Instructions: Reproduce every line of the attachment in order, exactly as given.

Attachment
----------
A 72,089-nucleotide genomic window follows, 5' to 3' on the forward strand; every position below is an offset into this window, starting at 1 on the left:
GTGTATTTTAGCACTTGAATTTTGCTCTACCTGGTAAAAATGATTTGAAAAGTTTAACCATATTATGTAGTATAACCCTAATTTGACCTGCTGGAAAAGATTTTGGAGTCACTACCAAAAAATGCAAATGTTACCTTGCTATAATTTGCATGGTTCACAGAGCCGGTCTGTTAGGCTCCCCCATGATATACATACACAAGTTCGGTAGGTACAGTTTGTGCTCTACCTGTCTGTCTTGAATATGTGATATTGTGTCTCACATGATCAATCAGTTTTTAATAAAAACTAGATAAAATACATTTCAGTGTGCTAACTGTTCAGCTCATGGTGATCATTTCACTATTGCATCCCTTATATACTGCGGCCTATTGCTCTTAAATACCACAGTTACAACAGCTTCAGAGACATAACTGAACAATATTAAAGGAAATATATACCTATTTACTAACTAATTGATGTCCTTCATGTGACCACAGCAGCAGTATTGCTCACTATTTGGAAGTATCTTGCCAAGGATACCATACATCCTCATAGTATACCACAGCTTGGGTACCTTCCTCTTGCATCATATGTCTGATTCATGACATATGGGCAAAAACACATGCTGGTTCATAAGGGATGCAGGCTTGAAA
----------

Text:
A 72,089-nucleotide genomic window follows, 5' to 3' on the forward strand; every position below is an offset into this window, starting at 1 on the left:
GTGTATTTTAGCACTTGAATTTTGCTCTACCTGGTAAAAATGATTTGAAAAGTTTAACCATATTATGTAGTATAACCCTAATTTGACCTGCTGGAAAAGATTTTGGAGTCACTACCAAAAAATGCAAATGTTACCTTGCTATAATTTGCATGGTTCACAGAGCCGGTCTGTTAGGCTCCCCCATGATATACATACACAAGTTCGGTAGGTACAGTTTGTGCTCTACCTGTCTGTCTTGAATATGTGATATTGTGTCTCACATGATCAATCAGTTTTTAATAAAAACTAGATAAAATACATTTCAGTGTGCTAACTGTTCAGCTCATGGTGATCATTTCACTATTGCATCCCTTATATACTGCGGCCTATTGCTCTTAAATACCACAGTTACAACAGCTTCAGAGACATAACTGAACAATATTAAAGGAAATATATACCTATTTACTAACTAATTGATGTCCTTCATGTGACCACAGCAGCAGTATTGCTCACTATTTGGAAGTATCTTGCCAAGGATACCATACATCCTCATAGTATACCACAGCTTGGGTACCTTCCTCTTGCATCATATGTCTGATTCATGACATATGGGCAAAAACACATGCTGGTTCATAAGGGATGCAGGCTTGAAA